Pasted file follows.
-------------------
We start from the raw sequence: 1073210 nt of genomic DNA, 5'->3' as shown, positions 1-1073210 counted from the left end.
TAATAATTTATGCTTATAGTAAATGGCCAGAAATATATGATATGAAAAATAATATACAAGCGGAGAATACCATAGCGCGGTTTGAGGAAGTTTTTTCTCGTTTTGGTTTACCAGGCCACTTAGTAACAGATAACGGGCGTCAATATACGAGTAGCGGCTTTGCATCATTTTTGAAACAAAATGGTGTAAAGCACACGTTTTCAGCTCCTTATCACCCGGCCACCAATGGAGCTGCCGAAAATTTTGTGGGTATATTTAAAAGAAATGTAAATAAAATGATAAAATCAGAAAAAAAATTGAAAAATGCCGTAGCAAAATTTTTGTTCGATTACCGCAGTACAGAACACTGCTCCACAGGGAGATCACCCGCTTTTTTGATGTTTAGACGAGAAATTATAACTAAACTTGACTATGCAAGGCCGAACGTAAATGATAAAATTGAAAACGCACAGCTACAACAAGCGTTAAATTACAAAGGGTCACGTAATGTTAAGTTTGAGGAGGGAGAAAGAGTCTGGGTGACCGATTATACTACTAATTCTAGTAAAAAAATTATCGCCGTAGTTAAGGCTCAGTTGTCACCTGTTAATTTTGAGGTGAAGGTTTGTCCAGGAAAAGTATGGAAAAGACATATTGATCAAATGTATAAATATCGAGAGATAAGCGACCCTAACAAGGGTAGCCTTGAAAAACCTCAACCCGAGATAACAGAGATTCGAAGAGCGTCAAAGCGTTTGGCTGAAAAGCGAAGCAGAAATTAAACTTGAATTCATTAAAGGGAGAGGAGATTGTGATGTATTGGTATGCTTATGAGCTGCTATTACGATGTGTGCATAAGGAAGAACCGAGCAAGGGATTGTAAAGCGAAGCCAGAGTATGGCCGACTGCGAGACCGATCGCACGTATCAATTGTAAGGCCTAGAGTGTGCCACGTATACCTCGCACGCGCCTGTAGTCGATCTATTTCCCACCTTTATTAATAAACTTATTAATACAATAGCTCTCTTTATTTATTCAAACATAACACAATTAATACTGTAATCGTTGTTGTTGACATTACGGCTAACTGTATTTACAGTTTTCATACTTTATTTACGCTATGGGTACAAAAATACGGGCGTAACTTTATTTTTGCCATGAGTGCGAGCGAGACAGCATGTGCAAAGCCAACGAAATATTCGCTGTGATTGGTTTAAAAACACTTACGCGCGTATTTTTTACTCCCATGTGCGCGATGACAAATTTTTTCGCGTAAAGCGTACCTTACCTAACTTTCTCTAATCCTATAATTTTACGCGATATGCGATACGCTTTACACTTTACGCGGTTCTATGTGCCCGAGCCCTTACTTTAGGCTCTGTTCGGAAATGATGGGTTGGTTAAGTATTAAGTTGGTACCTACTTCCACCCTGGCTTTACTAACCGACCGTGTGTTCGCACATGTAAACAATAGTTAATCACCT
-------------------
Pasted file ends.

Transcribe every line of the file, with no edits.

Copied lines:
We start from the raw sequence: 1073210 nt of genomic DNA, 5'->3' as shown, positions 1-1073210 counted from the left end.
TAATAATTTATGCTTATAGTAAATGGCCAGAAATATATGATATGAAAAATAATATACAAGCGGAGAATACCATAGCGCGGTTTGAGGAAGTTTTTTCTCGTTTTGGTTTACCAGGCCACTTAGTAACAGATAACGGGCGTCAATATACGAGTAGCGGCTTTGCATCATTTTTGAAACAAAATGGTGTAAAGCACACGTTTTCAGCTCCTTATCACCCGGCCACCAATGGAGCTGCCGAAAATTTTGTGGGTATATTTAAAAGAAATGTAAATAAAATGATAAAATCAGAAAAAAAATTGAAAAATGCCGTAGCAAAATTTTTGTTCGATTACCGCAGTACAGAACACTGCTCCACAGGGAGATCACCCGCTTTTTTGATGTTTAGACGAGAAATTATAACTAAACTTGACTATGCAAGGCCGAACGTAAATGATAAAATTGAAAACGCACAGCTACAACAAGCGTTAAATTACAAAGGGTCACGTAATGTTAAGTTTGAGGAGGGAGAAAGAGTCTGGGTGACCGATTATACTACTAATTCTAGTAAAAAAATTATCGCCGTAGTTAAGGCTCAGTTGTCACCTGTTAATTTTGAGGTGAAGGTTTGTCCAGGAAAAGTATGGAAAAGACATATTGATCAAATGTATAAATATCGAGAGATAAGCGACCCTAACAAGGGTAGCCTTGAAAAACCTCAACCCGAGATAACAGAGATTCGAAGAGCGTCAAAGCGTTTGGCTGAAAAGCGAAGCAGAAATTAAACTTGAATTCATTAAAGGGAGAGGAGATTGTGATGTATTGGTATGCTTATGAGCTGCTATTACGATGTGTGCATAAGGAAGAACCGAGCAAGGGATTGTAAAGCGAAGCCAGAGTATGGCCGACTGCGAGACCGATCGCACGTATCAATTGTAAGGCCTAGAGTGTGCCACGTATACCTCGCACGCGCCTGTAGTCGATCTATTTCCCACCTTTATTAATAAACTTATTAATACAATAGCTCTCTTTATTTATTCAAACATAACACAATTAATACTGTAATCGTTGTTGTTGACATTACGGCTAACTGTATTTACAGTTTTCATACTTTATTTACGCTATGGGTACAAAAATACGGGCGTAACTTTATTTTTGCCATGAGTGCGAGCGAGACAGCATGTGCAAAGCCAACGAAATATTCGCTGTGATTGGTTTAAAAACACTTACGCGCGTATTTTTTACTCCCATGTGCGCGATGACAAATTTTTTCGCGTAAAGCGTACCTTACCTAACTTTCTCTAATCCTATAATTTTACGCGATATGCGATACGCTTTACACTTTACGCGGTTCTATGTGCCCGAGCCCTTACTTTAGGCTCTGTTCGGAAATGATGGGTTGGTTAAGTATTAAGTTGGTACCTACTTCCACCCTGGCTTTACTAACCGACCGTGTGTTCGCACATGTAAACAATAGTTAATCACCT